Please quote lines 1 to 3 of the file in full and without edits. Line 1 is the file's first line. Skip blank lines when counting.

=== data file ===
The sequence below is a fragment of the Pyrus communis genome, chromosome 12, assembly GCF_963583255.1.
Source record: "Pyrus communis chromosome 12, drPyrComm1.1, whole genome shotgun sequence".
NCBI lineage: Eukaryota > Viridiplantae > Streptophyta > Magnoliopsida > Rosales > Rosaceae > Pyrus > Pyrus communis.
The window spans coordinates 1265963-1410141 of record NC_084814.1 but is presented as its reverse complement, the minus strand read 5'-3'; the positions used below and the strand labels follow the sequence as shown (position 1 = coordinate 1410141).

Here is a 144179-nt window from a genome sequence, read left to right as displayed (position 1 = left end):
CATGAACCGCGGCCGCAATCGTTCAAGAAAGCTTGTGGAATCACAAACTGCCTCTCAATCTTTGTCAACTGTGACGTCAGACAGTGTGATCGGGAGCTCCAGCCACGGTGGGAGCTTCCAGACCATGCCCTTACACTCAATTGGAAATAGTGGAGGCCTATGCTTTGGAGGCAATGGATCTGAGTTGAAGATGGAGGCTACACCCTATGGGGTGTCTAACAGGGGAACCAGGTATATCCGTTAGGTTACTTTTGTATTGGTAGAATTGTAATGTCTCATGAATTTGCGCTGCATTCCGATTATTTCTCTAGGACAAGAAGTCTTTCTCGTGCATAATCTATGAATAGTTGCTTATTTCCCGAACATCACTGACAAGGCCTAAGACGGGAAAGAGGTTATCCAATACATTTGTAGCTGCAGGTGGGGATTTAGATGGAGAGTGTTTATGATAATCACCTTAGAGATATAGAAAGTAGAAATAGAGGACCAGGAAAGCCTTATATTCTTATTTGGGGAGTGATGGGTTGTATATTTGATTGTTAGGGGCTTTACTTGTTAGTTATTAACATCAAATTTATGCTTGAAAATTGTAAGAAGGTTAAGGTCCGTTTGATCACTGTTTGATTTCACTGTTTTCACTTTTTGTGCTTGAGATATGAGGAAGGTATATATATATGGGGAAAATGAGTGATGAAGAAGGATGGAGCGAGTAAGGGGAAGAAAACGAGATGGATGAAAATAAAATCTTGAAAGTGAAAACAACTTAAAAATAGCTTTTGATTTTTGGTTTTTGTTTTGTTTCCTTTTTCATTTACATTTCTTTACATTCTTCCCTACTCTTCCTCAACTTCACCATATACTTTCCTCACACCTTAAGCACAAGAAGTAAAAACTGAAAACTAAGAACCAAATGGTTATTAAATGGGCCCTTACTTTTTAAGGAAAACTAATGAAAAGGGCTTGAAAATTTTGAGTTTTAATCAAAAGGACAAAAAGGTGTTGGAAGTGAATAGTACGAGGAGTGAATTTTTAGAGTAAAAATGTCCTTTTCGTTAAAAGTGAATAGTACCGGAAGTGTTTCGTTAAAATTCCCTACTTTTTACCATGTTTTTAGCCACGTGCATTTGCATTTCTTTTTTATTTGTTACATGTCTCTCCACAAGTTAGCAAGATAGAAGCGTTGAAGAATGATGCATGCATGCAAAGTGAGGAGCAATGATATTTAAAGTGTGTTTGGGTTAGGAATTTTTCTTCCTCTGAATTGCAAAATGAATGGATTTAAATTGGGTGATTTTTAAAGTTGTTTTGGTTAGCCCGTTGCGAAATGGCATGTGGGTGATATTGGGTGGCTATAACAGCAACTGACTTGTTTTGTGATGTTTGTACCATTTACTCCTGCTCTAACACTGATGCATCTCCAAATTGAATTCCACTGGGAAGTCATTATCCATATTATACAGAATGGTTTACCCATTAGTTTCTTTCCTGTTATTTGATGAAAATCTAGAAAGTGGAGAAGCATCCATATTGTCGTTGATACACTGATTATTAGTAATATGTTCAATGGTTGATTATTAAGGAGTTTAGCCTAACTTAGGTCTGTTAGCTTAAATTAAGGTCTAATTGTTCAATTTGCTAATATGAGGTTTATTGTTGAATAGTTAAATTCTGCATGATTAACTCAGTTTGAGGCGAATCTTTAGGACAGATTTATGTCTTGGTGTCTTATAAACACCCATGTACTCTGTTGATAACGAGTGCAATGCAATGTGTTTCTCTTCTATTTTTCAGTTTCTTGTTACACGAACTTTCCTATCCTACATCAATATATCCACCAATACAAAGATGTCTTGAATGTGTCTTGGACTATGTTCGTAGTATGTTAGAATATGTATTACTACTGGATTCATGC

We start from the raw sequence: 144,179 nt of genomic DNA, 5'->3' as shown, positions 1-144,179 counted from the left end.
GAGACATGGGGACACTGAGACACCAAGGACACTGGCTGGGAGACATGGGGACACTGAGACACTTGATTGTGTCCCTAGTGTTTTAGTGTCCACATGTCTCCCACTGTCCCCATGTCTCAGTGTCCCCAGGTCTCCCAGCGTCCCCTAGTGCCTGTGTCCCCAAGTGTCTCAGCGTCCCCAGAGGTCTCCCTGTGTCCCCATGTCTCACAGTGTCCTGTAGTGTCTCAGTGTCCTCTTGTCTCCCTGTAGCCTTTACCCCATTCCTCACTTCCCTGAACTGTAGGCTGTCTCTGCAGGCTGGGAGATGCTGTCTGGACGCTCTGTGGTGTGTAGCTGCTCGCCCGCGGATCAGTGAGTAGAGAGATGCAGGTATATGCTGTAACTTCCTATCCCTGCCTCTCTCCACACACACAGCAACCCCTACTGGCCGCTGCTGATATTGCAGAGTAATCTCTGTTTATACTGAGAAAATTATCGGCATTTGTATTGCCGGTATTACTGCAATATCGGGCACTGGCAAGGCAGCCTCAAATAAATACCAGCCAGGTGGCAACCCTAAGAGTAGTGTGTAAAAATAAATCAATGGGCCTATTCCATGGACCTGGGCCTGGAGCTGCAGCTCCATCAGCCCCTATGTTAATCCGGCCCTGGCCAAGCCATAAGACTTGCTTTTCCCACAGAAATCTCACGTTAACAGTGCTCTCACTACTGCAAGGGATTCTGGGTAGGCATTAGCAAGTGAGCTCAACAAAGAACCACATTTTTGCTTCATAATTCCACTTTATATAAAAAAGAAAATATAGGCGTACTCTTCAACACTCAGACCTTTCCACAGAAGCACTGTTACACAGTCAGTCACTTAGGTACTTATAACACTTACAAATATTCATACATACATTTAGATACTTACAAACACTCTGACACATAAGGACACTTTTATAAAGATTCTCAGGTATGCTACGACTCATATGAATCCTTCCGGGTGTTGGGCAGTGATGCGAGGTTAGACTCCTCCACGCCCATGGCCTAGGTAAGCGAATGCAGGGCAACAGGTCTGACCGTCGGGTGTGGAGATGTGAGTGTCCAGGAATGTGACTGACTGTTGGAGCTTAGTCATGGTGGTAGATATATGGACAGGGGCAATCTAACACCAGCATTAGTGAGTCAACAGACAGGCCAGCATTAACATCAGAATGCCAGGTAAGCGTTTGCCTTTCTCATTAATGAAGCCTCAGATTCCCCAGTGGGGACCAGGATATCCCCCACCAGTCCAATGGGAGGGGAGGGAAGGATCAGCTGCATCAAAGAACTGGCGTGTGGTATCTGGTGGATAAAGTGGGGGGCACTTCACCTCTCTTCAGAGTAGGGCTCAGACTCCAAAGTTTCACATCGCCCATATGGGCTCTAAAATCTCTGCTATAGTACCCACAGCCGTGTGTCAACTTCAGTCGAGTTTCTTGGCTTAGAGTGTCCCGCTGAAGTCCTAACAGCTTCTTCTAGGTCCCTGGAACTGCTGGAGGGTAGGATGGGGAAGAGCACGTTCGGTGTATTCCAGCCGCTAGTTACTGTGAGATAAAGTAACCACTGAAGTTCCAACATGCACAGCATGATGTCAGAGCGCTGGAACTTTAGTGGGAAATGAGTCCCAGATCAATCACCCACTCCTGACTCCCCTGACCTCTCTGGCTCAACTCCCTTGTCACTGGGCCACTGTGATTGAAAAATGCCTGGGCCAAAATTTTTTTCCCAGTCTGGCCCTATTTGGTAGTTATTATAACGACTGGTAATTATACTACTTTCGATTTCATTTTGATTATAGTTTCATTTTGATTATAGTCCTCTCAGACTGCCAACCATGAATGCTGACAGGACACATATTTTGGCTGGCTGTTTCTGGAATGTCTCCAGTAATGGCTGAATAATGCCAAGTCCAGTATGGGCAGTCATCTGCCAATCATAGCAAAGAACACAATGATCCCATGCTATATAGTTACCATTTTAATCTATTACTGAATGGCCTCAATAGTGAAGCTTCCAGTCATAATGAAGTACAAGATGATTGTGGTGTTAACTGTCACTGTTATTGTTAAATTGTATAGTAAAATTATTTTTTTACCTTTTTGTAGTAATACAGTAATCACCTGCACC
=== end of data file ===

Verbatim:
The sequence below is a fragment of the Pyrus communis genome, chromosome 12, assembly GCF_963583255.1.
Source record: "Pyrus communis chromosome 12, drPyrComm1.1, whole genome shotgun sequence".
NCBI lineage: Eukaryota > Viridiplantae > Streptophyta > Magnoliopsida > Rosales > Rosaceae > Pyrus > Pyrus communis.